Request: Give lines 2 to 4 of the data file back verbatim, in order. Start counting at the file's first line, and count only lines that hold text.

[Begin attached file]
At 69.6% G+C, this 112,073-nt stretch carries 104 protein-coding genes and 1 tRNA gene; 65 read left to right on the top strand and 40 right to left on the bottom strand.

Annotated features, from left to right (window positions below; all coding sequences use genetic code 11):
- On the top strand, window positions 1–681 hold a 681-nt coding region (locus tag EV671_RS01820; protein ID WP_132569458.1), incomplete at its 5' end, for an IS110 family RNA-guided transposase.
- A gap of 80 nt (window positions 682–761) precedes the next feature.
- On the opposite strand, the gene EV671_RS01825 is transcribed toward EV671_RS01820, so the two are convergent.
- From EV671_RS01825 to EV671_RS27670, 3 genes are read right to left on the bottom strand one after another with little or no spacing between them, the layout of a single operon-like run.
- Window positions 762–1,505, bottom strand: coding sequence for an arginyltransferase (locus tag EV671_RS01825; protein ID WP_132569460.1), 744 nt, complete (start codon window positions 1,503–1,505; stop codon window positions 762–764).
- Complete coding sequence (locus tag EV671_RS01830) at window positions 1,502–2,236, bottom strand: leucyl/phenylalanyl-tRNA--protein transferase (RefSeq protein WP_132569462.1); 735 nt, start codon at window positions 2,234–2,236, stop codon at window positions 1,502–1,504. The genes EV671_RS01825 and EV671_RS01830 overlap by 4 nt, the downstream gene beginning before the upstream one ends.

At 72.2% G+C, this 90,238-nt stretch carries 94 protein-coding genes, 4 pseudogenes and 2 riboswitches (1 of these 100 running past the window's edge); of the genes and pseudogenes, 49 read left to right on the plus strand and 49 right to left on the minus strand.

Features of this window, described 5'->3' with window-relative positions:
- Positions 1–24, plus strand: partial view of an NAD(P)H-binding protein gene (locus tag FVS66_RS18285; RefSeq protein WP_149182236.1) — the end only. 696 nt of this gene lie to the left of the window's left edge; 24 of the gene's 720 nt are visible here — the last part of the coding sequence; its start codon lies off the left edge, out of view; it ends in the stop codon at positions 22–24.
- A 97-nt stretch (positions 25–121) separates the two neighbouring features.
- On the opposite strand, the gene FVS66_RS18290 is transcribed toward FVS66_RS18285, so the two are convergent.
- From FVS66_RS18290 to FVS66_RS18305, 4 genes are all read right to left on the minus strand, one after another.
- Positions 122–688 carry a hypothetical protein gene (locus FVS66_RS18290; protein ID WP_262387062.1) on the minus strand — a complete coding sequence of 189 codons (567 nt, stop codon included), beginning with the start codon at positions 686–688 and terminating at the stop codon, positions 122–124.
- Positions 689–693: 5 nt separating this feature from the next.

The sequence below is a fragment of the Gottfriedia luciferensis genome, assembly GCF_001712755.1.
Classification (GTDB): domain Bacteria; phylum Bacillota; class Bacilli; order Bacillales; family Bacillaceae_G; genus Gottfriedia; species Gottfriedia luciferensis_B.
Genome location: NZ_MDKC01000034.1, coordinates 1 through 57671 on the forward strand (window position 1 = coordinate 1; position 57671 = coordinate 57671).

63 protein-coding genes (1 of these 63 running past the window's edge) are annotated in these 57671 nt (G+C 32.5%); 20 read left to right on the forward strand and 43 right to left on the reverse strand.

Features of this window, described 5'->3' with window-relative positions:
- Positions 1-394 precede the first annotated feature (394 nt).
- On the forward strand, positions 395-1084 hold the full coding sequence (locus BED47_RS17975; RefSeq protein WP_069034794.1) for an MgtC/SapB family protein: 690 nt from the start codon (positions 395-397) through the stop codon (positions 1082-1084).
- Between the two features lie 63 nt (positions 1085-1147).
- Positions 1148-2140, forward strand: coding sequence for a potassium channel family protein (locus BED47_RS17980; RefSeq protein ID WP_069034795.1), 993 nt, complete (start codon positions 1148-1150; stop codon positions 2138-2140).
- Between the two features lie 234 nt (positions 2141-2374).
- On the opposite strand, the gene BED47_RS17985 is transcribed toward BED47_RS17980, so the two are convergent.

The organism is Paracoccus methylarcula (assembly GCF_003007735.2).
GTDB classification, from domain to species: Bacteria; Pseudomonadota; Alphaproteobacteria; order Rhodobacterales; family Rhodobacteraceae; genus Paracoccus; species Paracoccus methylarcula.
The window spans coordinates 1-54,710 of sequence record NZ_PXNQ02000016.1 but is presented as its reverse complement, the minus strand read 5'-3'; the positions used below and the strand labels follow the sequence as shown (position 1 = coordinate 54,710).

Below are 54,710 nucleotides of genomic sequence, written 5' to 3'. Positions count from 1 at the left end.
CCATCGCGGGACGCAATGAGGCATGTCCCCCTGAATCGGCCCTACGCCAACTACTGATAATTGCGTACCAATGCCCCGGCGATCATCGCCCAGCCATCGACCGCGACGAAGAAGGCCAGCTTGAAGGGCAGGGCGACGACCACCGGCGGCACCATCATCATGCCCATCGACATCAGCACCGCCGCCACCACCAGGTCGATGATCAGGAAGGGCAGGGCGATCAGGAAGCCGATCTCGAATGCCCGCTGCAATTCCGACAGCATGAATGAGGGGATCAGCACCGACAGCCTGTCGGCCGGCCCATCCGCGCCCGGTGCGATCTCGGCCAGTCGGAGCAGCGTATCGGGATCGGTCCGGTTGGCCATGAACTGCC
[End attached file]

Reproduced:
Annotated features, from left to right (window positions below; all coding sequences use genetic code 11):
- On the top strand, window positions 1–681 hold a 681-nt coding region (locus tag EV671_RS01820; protein ID WP_132569458.1), incomplete at its 5' end, for an IS110 family RNA-guided transposase.
- A gap of 80 nt (window positions 682–761) precedes the next feature.